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The fact that living organisms form an ascending series from the less perfect to the more perfect; the further fact that they also form a series according as they display more or less homology of structure and are formed according to similar types; and, lastly, that the fossil remains of organisms found in the various strata of the earth's surface likewise represent an ascending series from the simple to the more complex these three facts suggested to naturalists the thought that living organisms were not always as we find them to-day, but that the more perfect had developed from simpler forms through a series of modifications.

That there are, in other countries, evident marks of volcanos which have been long extinguished, is unquestionably true; but naturalists, imagining that there are no other marks of subterraneous fire and fusion, except in the production of a lava, attribute to a volcano, as a cause, these effects, which only indicate the exertion of that power which might have been the cause of a volcano.

That is the collector and classifier's duty; and a most necessary duty it is, and one to be performed with the most conscientious patience and accuracy, so that a sound foundation may be built for future speculations. But young naturalists should act not merely as Nature's registrars and census-takers, but as her policemen and gamekeepers; and ask everything they meet How did you get there?

Wherefore those that think it enough to attain to the state of Adam in innocency, think it sufficient to be mere naturalists; think themselves well, without being made spiritual: yea, let me add, they think it safe standing by a covenant of works; they think themselves happy, though not concerned in a covenant of grace; they think they know enough, though ignorant of a mediator, and count they have no need of the intercession of Christ.

Highgate, where Coleridge lived, Enfield, where Charles Lamb dwelt, are not far off. Turning eastward, there is the river Lea, in which Izaak Walton fished; and farther on ha! what do I see? They are said by the naturalists to be of the species Blandamentum album, and are by vulgar aldermen spoken carelessly of as white-bait.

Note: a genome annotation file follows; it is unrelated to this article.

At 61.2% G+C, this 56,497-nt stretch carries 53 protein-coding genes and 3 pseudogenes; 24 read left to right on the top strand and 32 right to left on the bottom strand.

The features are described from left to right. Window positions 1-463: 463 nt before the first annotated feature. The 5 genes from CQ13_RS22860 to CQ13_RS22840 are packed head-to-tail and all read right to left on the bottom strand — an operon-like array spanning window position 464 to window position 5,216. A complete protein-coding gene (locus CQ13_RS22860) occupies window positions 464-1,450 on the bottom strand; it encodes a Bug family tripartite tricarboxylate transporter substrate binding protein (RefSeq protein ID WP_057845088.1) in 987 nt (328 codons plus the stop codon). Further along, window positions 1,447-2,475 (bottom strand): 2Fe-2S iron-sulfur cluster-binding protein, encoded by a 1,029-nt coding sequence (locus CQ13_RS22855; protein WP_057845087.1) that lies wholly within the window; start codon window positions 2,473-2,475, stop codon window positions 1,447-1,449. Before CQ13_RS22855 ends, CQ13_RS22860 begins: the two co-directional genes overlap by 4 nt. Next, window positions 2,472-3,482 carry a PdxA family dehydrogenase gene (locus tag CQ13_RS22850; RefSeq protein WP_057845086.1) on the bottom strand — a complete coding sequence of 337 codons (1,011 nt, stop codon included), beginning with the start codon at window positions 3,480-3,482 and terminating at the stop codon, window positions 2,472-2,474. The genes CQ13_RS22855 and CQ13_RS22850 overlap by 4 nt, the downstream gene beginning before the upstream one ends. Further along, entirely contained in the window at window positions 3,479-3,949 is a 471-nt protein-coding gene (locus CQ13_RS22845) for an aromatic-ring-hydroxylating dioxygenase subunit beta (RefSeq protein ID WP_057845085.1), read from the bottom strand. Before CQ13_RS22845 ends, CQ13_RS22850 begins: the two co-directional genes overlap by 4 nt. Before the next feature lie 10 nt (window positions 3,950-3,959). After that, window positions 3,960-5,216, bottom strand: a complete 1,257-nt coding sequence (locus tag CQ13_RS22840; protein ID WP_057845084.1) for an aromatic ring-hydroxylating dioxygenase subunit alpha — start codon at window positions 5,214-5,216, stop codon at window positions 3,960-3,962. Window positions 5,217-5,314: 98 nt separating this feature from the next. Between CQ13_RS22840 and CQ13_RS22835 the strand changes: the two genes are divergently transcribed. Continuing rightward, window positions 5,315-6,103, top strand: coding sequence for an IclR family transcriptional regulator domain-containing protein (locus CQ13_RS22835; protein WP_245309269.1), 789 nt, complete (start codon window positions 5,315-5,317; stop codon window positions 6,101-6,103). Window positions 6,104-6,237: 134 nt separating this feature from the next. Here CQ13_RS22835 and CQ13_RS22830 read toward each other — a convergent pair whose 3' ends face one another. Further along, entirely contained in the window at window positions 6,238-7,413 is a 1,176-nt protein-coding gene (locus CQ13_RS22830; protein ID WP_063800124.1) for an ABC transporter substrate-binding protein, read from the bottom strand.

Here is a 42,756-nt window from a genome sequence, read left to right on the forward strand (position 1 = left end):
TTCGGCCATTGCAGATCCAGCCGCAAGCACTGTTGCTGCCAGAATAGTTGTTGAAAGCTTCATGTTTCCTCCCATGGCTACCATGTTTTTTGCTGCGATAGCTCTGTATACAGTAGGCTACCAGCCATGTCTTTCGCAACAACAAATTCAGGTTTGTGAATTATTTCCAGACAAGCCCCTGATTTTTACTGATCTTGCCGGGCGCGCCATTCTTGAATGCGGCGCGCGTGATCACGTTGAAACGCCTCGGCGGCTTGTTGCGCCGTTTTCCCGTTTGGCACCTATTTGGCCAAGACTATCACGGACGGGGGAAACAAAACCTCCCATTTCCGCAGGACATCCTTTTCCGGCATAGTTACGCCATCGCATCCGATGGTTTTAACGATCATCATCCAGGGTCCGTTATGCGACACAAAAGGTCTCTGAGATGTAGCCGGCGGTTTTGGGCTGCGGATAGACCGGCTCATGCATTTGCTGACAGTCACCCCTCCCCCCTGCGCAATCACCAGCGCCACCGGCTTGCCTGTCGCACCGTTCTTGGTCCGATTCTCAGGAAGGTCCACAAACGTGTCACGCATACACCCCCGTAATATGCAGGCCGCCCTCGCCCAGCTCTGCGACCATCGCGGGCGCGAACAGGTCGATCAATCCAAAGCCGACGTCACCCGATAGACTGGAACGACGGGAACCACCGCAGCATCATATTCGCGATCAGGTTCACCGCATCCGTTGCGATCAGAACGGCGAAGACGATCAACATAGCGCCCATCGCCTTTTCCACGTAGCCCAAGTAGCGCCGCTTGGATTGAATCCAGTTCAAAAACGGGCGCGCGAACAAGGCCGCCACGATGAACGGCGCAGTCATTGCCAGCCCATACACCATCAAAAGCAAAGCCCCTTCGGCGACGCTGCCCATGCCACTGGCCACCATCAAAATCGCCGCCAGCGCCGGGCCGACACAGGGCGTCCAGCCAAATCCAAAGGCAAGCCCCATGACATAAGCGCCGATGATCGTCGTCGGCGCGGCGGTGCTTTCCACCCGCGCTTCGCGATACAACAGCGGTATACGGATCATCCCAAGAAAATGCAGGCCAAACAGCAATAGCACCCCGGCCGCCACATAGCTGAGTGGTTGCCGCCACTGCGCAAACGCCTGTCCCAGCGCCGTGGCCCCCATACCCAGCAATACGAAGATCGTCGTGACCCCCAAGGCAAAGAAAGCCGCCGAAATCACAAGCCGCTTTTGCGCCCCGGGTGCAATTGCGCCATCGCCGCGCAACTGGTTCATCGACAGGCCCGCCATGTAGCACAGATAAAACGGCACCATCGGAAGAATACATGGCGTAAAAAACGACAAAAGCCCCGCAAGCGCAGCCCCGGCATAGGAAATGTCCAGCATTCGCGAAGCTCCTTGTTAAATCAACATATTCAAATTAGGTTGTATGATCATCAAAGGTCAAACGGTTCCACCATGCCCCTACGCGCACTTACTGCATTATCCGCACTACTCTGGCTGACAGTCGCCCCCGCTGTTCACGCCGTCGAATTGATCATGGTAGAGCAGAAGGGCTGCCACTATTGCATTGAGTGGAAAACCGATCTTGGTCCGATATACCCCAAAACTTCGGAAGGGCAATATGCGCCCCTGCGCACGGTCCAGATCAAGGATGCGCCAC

My young readers may remember that many similar feats have been witnessed in the Rocky Mountains of America, performed by the "bighorn" a wild sheep that inhabits these mountains, so closely resembling the Ovis ammon of the Himalayas, as to be regarded by some naturalists as belonging to the same species.

Though you have seen but a small part of it, you nevertheless know that in my different journeys, partly through my relations with other naturalists, partly by exchange, I have made a very fair collection of natural history, especially rich in just those classes which are less fully represented in your museum.

The observations, on which naturalists have founded that opinion of originality in some of the component parts of our earth, are these; first, They observe certain great masses of granite in which stratification is not to be perceived; this then they say is an original mass, and it is not to be derived from any natural operation of the globe; secondly, They observe considerable tracts of the earth composed of matter in the order of stratification as to its general composition, but not as to its particular position, the vertical position here prevailing, instead of the horizontal which is proper to strata formed in water; this, therefore, they also term primitive, and suppose it to be from another origin than that of the subsidence of materials moved in the waters of the globe; lastly, They observe both strata and masses of calcareous matter in which they cannot distinguish any marine body as is usual in other strata of the same substance; and these calcareous masses being generally connected with their primitive mountains, they have also included these collections of calcareous matter, in which marine bodies are not observed, among the primitive parts which they suppose to be the original construction of this globe.

Though yet among these sciences those only are in esteem that come nearest to common sense, that is to say, folly. Divines are half starved, naturalists out of heart, astrologers laughed at, and logicians slighted; only the physician is worth all the rest. And among them too, the more unlearned, impudent, or unadvised he is, the more he is esteemed, even among princes.

Great attention has of late years been paid by naturalists to the wonderful contrivances amongst flowers to secure cross fertilisation; but the structure of many cannot, I believe, be understood, unless we take into consideration not only the beautiful adaptations for securing the services of the proper insect or bird, but also the contrivances for preventing insects that would not be useful, from obtaining access to the nectar.

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